Read the passage given below and answer the following questions:
EVIDENCE FOR THE FIBROUS NATURE OF DNA
The basic chemical formula of DNA is now well established. As shown in Figure 1 it consists of a very long chain, the backbone of which is made up of alternate sugar and phosphate groups, joined together in regular 3’ 5’ phosphate di-ester linkages. To each sugar is attached a nitrogenous base, only four different kinds of which are commonly found in DNA. Two of these---adenine and guanine--- are purines, and the other two thymine and cytosine-are pyrimidines. A fifth base, 5-methyl cytosine, occurs in smaller amounts in certain organisms, and a sixth, 5-hydroxy-methyl-cytosine, is found instead of cytosine in the T even phages. It should be noted that the chain is unbranched, a consequence of the regular internucleotide linkage. On the other hand the sequence of the different nucleotides is, as far as can be ascertained, completely irregular. Thus, DNA has some features which are regular, and some which are irregular. A similar conception of the DNA molecule as a long thin fiber is obtained from physicochemical analysis involving sedimentation, diffusion, light scattering, and viscosity measurements. These techniques indicate that DNA is a very asymmetrical structure approximately 20 A wide and many thousands of angstroms long. Estimates of its molecular weight currently center between 5 X106 and X107 (approximately 3 X104 nucleotides). Surprisingly each of these measurements tend to suggest that the DNA is relatively rigid, a puzzling finding in view of the large number of single bonds (5 per nucleotide) in the phosphate-sugar back bone. Recently these indirect inferences have been confirmed by electron microscopy.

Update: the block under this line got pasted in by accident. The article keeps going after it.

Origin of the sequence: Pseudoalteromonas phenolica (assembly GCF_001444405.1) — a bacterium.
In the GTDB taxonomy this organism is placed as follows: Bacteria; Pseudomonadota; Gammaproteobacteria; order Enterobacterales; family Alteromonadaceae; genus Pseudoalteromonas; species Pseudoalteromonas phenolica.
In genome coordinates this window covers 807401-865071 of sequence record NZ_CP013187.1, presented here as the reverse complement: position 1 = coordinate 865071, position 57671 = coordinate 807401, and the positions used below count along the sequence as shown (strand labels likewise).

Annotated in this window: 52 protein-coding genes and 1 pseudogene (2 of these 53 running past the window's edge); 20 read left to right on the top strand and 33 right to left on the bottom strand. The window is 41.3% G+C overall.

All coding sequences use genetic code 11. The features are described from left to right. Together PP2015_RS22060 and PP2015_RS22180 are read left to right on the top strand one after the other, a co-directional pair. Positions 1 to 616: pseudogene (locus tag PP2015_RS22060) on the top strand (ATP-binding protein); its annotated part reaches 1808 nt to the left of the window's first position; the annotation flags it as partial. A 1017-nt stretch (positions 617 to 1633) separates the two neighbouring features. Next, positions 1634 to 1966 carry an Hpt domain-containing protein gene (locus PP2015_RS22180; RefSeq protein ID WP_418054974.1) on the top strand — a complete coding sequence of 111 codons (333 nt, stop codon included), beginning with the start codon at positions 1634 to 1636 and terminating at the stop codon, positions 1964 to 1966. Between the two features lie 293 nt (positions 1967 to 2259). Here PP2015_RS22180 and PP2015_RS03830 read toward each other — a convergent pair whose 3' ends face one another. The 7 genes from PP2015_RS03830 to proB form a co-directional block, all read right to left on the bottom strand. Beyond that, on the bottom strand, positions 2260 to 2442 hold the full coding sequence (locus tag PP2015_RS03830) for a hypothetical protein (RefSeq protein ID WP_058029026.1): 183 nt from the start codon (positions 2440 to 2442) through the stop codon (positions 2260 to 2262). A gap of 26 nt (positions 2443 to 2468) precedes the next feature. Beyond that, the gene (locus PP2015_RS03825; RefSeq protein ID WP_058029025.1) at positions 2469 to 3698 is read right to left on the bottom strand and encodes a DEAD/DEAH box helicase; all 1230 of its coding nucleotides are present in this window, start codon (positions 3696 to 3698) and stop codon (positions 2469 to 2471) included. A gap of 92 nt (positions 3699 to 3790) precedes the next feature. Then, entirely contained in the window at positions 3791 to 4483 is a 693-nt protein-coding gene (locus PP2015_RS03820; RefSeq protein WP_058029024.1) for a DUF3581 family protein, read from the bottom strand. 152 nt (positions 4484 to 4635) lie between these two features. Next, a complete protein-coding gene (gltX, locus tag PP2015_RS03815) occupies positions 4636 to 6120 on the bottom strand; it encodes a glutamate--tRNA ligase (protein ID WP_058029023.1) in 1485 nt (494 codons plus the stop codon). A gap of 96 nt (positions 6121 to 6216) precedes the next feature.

Q. Out of the four different kinds of nitrogenous bases which are commonly found in DNA, ___________ has been replaced in some organisms.